I think we've just established what the joke is. Poorly constructed post, almost incoherent with glaring spelling mistakes coupled with factual errors... it does not belong on ZDnet.
      Hubert Cumberdale
      • Hubert,never said do it via liberal policy,said dont spend the money!and so I miss spelt a couple of words,only a dim wit couldnt read between the lines ecspecially one familiar with my historical posts
        personally think a if this network has to be built,a jv,NBN Telstra,Optus, etc.
        should build a 20Mb fttn including ALL of rural aust. at least that give rural aus EQUAL service guarenteed in ALL weather conditions.Given that the contractural agreements would be nightmare,but a solution to urban/rural comms inequity it would be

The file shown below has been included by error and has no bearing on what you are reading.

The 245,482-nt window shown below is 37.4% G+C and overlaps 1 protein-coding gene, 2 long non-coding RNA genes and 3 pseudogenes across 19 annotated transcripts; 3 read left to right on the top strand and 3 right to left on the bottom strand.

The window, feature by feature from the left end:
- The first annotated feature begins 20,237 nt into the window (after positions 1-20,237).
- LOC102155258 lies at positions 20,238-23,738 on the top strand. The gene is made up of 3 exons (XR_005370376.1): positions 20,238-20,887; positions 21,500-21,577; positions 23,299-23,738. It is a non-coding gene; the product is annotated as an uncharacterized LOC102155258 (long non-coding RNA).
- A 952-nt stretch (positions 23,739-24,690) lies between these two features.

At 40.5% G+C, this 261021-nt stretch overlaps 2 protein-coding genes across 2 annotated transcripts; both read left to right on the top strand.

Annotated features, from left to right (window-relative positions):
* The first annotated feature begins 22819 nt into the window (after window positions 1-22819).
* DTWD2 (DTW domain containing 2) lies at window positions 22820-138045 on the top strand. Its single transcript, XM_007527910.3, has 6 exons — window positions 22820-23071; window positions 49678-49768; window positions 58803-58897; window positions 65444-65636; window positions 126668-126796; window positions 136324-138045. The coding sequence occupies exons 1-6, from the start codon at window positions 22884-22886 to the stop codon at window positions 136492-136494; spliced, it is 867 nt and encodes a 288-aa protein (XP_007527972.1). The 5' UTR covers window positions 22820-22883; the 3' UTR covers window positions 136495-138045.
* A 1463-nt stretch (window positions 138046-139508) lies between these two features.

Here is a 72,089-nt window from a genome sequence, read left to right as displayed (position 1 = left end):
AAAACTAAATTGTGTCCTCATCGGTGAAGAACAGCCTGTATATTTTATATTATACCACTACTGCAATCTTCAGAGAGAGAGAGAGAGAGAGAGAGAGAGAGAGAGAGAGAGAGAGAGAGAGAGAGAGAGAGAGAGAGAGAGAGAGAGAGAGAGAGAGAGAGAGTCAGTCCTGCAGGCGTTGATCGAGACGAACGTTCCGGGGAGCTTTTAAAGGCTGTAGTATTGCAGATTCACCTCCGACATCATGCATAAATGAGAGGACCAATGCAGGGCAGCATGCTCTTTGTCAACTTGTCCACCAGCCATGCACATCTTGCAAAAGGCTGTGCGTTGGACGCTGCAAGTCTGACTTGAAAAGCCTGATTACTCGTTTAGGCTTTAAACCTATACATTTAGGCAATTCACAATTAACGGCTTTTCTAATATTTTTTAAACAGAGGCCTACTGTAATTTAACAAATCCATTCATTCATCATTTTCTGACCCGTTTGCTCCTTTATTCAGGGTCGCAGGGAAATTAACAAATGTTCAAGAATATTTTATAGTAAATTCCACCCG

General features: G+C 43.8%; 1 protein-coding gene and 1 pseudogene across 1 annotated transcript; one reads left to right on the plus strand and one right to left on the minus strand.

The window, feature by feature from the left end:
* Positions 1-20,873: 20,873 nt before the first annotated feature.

Take your labour party tricks elsewhere please
        • "100% FTTH or dont spend the money"

          "said dont spend the money!"

          Which is just a ridiculous thing to say. 93% is a good place to start so quit acting like child.

          "20Mb fttn including ALL of rural aust. at least that give rural aus EQUAL service guarenteed in ALL weather conditions."

          FTTN does not guarantee anything given the state of the copper and the technology used. Rural users will still have to put up with fixed wireless and satalite with any FTTN plan. Are you goign to say 100% FTTN or dont spend the money???

          "Take your labour party tricks elsewhere please"